The 10 best shows in the EU of 2021


As further closures loom in Austria, the Netherlands and Germany, now is the time to celebrate some of the artists and institutions who, despite the enormous challenges they face, have managed to put on some hard-hitting exhibitions in 2021. Some of them, like “Barzakh” by Lydia Ourahmane and that of Simon Fujiwara Who the Bær ‘, refer directly to the pandemic, while others, including Renée Green’s current retrospective at the KW Institute of Contemporary Art, look to the past to explore “the weight ”, according to the writer Pablo Larios,“ stories inherited from language ”.

Sissel Tolaas, Liquid_Argent_2, 2021, installation view, Astrup Fearnley Museet, Oslo, 2021. Courtesy: the artist and Astrup Fearnley Museet, Oslo; photograph: Christian-Øen

Sissel Tolaas
Astrup Fearnley Museum
Oslo, Norway

Since the early 1990s, Sissel Tolaas has been creating works that use the sense of smell to trigger emotions and memories in visitors to the exhibition. In this large-scale display at the Astrup Fearnley Museum in Olso, the Berlin-based Norwegian artist filled seven indoor and outdoor spaces with sensory experiences ranging from pleasant to downright antagonistic. In doing so, says Timotheus Vermeulen in his review, Tolaas created “what could be one of the most ambitious and evocative exhibitions” he has ever visited.

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Lydia Ourahmane, ‘Barzakh’, 2021, exhibition view, Triangle – Astrides, Marseille. Courtesy: the artist and Triangle – Astrides, Marseille; photograph: Aurlien Mole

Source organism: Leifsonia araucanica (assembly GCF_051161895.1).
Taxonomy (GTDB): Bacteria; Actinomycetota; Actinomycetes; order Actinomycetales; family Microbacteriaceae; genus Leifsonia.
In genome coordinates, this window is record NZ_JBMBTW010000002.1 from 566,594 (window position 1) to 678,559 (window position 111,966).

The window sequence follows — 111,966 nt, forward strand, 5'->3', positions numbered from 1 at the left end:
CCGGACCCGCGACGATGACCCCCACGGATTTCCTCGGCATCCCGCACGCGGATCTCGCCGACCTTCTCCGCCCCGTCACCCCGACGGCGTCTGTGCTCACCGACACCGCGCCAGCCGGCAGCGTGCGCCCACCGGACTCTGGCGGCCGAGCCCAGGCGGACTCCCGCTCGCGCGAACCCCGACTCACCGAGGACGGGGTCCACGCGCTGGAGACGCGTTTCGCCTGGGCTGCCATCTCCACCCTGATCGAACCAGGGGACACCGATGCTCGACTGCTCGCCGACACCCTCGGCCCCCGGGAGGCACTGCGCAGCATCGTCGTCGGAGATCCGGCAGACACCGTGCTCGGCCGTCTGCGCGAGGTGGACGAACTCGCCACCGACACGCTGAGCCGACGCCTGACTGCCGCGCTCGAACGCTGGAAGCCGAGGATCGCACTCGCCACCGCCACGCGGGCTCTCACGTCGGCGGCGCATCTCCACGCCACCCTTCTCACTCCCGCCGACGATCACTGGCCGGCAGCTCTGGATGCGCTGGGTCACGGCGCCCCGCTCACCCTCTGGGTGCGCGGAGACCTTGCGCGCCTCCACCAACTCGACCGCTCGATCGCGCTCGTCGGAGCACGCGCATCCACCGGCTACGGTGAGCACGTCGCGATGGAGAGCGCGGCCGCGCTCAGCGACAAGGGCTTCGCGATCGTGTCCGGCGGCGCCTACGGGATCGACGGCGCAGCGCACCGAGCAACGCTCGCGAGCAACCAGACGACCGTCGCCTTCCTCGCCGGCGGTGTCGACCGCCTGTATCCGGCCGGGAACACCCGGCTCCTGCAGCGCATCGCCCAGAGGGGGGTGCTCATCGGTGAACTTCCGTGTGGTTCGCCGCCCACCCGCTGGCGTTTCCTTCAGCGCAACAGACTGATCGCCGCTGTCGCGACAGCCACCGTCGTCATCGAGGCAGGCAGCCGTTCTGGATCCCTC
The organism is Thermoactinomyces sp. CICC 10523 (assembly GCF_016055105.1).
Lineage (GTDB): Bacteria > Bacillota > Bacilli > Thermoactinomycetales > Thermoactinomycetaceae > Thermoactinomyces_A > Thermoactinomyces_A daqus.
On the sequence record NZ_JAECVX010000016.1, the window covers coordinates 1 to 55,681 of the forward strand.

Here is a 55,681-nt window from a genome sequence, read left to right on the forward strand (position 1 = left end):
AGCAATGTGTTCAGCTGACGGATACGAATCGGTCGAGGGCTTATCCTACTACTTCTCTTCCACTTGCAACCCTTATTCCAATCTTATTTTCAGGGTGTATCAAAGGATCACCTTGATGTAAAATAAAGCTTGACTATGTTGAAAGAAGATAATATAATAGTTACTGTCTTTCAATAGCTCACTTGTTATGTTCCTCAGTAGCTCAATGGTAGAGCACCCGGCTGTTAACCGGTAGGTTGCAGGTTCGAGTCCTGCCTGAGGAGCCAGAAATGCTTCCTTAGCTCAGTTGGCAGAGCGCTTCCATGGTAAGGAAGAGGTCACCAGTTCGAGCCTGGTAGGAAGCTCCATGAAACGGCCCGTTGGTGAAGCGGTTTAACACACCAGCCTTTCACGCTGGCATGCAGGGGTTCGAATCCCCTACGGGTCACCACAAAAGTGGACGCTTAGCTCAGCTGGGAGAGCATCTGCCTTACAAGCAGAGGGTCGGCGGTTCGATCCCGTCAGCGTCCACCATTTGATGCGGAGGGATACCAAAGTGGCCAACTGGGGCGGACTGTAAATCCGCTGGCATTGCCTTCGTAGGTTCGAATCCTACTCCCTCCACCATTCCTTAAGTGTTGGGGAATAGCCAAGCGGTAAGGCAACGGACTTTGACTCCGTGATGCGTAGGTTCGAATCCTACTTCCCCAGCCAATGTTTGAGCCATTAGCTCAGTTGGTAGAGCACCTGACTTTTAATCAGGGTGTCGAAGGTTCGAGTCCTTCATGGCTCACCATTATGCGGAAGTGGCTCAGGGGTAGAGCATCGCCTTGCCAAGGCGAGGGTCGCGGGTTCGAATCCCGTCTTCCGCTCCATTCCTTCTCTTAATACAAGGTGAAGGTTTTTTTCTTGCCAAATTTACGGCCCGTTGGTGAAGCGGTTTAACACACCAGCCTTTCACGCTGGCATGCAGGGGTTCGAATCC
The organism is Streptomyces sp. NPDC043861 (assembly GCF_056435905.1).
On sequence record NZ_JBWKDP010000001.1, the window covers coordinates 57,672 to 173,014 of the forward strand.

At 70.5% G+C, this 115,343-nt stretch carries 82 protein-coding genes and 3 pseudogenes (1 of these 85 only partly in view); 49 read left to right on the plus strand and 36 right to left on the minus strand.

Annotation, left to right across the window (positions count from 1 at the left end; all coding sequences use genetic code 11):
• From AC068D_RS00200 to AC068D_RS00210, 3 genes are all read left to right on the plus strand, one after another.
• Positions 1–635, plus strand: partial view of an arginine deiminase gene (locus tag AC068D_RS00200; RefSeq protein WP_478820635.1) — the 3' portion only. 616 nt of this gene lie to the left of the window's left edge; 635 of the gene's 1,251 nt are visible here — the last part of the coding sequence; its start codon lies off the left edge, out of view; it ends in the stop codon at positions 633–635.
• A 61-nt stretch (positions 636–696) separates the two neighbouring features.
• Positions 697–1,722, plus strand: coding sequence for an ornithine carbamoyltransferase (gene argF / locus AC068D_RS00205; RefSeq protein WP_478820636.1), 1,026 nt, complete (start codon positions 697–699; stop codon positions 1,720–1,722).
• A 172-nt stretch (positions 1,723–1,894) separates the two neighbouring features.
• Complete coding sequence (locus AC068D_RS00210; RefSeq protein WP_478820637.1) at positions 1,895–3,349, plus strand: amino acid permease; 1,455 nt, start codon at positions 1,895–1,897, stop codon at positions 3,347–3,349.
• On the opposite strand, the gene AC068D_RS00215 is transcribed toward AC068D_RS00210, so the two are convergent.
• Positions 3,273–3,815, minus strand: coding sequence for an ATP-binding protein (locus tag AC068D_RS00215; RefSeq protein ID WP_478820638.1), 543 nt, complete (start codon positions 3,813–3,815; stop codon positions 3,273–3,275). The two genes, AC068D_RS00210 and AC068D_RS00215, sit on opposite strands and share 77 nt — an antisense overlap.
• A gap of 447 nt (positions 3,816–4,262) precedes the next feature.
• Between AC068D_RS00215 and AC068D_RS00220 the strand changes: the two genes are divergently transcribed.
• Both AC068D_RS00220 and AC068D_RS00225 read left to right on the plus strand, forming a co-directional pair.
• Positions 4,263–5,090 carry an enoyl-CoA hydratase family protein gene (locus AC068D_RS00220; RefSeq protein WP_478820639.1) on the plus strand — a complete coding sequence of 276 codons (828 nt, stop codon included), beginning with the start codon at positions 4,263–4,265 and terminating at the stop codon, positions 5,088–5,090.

Lydia Ourahmane
Triangle
– Asterides and Kunsthalle Basel,
Marseille, France and Basel, Switzerland

When Algeria closed its borders in the spring of 2020, Lydia Ourahmane found herself trapped in Europe. Invited to mount a joint exhibition at Triangle – Astérides and Kunsthalle Basel in 2021, the artist brought her home, transporting 5,000 objects from her apartment in Algiers to Basel then to Marseille. As Oriane Durand writes in her review: “By circumventing the stop to free movement during the pandemic, Ourahmane perfectly shows the absurdity of the laws and regulations which often mean that goods have more rights than people, making ‘Barzakh’ a form of resistance, and even empowerment. ‘

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Renée Green, Funk import / export office, 1992–1993, installation view, KW Institute for Contemporary Art, Berlin, 2021. Courtesy of the Museum of Contemporary Art, Los Angeles; photograph: Frank Sperling

Renée Green
KW Institute of Contemporary Art & Daadgalerie
Berlin, Germany

In her critique of Renée Green’s “inevitable distances”, which takes place at the KW Institute of Contemporary Art and Daadgalerie until January 9, 2022, Pablo Larios takes pleasure in revisiting the first piece by the New York artist in temporal mediums, Funk import / export office (1992-1993), which she produced during a daad residency in Berlin in 1993. Larios writes: “There is something great about hearing Green’s voice, off camera, interviewing these men who smoke cigarettes – mostly white European – on hip-hop Neither docile nor hostile, like a good journalist, she lets her subjects do the show.

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Michaela Eichwald, Gibt es denn wirklich nichts Schönes, nichts Schöpfungsbejahendes mehr? (Is There Really Nothing Beautiful, Nothing Creation-affirming Anymore?), 2020, acrylic and lacquer on polyurethane fabric, 135 × 95 cm. Courtesy: The Artist and Maureen Paley, London

Michaela eichwald
Lenbachhaus,
Munich, Germany

Organized in cooperation with Kunsthalle Basel, Michaela Eichwald’s solo exhibition at the Lenbachhaus – made up almost entirely of new paintings and sculptures – showed why she is considered one of the most innovative artists of her generation. ‘Full of observations on tabloid newspapers, pop culture and social media,‘observes Sarah E. James in her artist profile,’ these works are as confident and easy in their conversations and confrontations with genres and giants of art history as they are with their own imaginations materials. ‘

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Bea Schlingelhoff, ‘No River to Cross’, 2021, installation view, Kunstverein München. Courtesy: the artist and Kunstverein München eV; photograph: Constanza Melendez

Bea Schlingelhoff
Kunstverein Munich
Munich, Germany